For though we have not seen Christ, we still trust him and love him with an inexpressible and glorious joy. So our faith and our hope are in God, to whom Jesus has taught us to pray, calling him Father with respect and love. Like newborn babies, we should crave for the pure spiritual milk of simple teaching, so that by it we may grow up in our salvation, now that we have tasted that the Lord is good. Peter recalls that they saw with their own eyes the majesty and power of our Lord Jesus Christ, and that they themselves had heard this voice that came from heaven when they were with him on the holy mountain, "This is my Son, whom I love and have chosen, listen to him" (Mt 17:5). And this word had been like a light shining in the darkness, like the Dawn and the Morning Star rising in their hearts (2Pet 1:16-19). Jesus has given us too his wonderful and precious promises, so that through them we may participate in his divine nature and escape the corruption in the world caused by evil desires. He calls us to be perfect as his and our Father is perfect. Thus Paul's ambition is to be made perfect (Phil 3:12-14), and to struggle with all his energy to make everyone perfect in Christ (Col 1:28-29).
We may have been living a worthless life in the past, doing the evil things we wanted because we did not understand. But we were saved from that useless life, having been bought with the precious blood of Christ, the pure and perfect lamb. Therefore we should rid ourselves of all malice and all deceit, hypocrisy, envy, and slander. We should in fact consider ourselves as foreigners and strangers in this world, abstaining from sinful desires. For though we were like sheep going astray, we have now returned to our Shepherd and Protector (1Pet 2:25). Accordingly, we should live such good lives that, though some people may accuse us of doing wrong, they may see our good deeds and give glory to God, silencing the stupid talk of foolish men. We should live as free men, but should not use our freedom as a cover-up for evil, but rather live as servants of God. At the same time we should control ourselves and be alert, for our enemy the devil is prowling around like a roaring lion looking for someone to devour. We should refuse to give in to him, by standing strong in our faith, fully aware that our Christian family all over the world is undergoing the same kind of affliction.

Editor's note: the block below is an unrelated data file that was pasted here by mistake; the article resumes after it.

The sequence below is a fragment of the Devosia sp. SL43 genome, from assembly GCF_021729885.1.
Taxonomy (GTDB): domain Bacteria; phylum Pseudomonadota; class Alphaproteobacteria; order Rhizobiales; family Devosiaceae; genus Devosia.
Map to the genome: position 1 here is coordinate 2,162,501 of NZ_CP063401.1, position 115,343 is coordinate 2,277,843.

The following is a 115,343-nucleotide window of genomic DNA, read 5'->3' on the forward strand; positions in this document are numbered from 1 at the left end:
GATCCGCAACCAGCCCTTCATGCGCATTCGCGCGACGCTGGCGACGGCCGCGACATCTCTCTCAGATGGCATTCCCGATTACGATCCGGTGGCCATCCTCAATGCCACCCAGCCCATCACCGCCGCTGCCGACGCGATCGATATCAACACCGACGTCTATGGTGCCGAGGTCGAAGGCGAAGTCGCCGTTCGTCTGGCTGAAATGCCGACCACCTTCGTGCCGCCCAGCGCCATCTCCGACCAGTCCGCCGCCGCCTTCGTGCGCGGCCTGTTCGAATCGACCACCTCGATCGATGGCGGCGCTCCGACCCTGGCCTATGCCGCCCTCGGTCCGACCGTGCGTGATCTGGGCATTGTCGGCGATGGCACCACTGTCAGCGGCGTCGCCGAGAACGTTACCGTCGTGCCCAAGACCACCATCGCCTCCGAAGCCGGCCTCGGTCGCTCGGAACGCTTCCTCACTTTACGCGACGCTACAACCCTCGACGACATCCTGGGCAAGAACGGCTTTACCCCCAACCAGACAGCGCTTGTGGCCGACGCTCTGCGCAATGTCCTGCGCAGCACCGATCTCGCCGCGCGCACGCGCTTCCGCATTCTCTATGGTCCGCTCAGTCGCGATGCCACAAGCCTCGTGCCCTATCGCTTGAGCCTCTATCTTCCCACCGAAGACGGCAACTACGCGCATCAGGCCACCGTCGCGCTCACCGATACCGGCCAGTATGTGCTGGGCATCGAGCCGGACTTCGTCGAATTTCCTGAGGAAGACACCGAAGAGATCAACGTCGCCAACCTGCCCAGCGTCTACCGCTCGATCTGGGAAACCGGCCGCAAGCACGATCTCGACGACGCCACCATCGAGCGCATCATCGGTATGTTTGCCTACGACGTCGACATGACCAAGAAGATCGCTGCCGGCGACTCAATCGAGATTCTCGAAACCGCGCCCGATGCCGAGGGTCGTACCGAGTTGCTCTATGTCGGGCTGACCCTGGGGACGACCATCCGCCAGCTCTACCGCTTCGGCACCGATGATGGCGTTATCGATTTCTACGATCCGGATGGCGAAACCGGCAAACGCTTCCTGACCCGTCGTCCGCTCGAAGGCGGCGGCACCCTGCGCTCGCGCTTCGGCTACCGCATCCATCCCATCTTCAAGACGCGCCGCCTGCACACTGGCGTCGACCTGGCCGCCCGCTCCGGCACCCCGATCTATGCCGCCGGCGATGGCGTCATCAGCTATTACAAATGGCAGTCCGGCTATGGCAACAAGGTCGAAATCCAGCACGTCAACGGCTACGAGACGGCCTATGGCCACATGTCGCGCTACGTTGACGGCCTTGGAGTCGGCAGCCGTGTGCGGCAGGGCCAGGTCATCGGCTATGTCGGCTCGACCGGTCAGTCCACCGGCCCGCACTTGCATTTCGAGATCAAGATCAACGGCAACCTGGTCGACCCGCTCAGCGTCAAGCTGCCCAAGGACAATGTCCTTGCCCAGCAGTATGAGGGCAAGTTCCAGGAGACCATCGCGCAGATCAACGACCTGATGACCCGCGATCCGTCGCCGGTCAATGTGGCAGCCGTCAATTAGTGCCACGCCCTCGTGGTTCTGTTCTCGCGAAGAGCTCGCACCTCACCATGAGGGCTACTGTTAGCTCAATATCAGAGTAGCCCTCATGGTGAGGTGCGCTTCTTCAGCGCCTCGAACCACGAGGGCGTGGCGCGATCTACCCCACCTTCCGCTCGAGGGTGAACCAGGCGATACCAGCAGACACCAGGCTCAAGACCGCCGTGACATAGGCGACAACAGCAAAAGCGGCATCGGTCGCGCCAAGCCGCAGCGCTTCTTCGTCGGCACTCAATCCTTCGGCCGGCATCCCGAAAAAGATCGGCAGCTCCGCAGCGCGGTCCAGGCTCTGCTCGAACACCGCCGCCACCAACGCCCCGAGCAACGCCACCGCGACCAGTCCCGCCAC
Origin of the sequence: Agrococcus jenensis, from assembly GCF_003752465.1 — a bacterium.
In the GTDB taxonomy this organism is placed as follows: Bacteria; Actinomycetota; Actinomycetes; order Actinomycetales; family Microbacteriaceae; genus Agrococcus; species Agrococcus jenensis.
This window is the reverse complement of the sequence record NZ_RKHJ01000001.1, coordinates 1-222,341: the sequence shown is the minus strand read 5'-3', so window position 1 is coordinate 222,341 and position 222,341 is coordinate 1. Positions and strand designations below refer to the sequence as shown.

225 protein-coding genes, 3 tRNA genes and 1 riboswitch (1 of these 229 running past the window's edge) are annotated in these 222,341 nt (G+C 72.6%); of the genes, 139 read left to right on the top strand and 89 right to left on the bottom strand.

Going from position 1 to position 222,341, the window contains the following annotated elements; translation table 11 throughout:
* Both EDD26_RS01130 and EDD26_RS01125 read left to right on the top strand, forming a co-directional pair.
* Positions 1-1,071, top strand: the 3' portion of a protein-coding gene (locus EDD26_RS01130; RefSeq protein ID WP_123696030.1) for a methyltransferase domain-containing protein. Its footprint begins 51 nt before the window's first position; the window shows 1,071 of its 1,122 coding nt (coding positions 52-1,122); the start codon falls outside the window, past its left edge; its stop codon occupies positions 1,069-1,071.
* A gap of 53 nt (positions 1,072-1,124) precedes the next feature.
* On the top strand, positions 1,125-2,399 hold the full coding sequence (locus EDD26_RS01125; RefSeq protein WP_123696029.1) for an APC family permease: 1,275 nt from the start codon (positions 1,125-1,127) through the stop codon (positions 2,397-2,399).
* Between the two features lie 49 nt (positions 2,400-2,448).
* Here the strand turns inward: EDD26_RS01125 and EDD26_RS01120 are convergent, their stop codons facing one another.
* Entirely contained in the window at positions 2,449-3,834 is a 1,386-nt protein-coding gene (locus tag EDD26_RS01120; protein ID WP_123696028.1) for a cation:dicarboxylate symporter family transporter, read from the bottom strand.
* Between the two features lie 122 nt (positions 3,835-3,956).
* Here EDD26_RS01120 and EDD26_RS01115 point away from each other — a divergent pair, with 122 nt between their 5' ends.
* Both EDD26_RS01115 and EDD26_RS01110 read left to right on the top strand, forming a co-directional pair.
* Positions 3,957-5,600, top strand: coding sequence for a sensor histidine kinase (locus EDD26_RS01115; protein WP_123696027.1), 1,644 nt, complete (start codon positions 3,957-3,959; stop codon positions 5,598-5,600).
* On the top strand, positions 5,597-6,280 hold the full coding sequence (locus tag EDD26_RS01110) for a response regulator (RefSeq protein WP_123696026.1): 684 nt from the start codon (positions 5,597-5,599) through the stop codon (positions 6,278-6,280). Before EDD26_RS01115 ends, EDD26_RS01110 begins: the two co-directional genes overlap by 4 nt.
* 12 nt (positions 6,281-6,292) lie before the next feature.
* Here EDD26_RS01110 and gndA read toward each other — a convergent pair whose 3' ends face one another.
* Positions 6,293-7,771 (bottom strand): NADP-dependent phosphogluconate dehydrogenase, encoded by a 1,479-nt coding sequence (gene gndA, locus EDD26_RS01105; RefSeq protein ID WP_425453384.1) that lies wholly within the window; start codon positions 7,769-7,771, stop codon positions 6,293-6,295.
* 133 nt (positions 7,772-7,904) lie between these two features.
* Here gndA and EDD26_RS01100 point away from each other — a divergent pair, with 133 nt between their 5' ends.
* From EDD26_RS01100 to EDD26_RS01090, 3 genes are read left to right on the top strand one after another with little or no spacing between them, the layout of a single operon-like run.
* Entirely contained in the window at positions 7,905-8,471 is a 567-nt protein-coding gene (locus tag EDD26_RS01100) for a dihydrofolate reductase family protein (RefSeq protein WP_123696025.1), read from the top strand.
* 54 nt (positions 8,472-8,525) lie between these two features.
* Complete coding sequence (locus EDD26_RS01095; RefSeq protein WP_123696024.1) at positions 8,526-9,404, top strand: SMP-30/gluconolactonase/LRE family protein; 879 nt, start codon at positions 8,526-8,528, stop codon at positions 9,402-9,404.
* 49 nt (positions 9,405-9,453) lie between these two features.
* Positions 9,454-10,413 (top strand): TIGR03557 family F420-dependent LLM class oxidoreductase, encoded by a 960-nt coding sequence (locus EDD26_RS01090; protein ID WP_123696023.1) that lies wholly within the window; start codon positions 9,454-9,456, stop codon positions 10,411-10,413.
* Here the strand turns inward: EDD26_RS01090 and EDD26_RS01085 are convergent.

So we need to also prepare ourselves for self-control and perfect service, by respecting, understanding and loving one another, our brothers and sisters, as family members, sincerely and deeply, purely and truly, with all our heart, even opening our homes to one another (1Pet 1:22). If husbands, for example, do not obey God's Word, they may be won over to believe without words by the behavior of their wives, when they see the purity and reverence of their lives. Their beauty should not come from outward adornment. Instead, it should be that of their inner self, the beauty of a gentle and quiet spirit. Husbands should in the same way be considerate as they live with their wives, and treat them with respect and as co-heirs of the gracious gift of true life, so that nothing will hinder their prayers. God has already proclaimed himself as "The LORD, but a God of tenderness and compassion, rich in kindness and faithfulness" (Ex 34:6,7); Jesus now spells out loving kindness and compassion as the heart of holiness and the pinnacle of perfection (Lk 6:27-36); and on the last day God will judge the perfection and even the holiness of our lives by our compassion and love (Mt 25:31-46).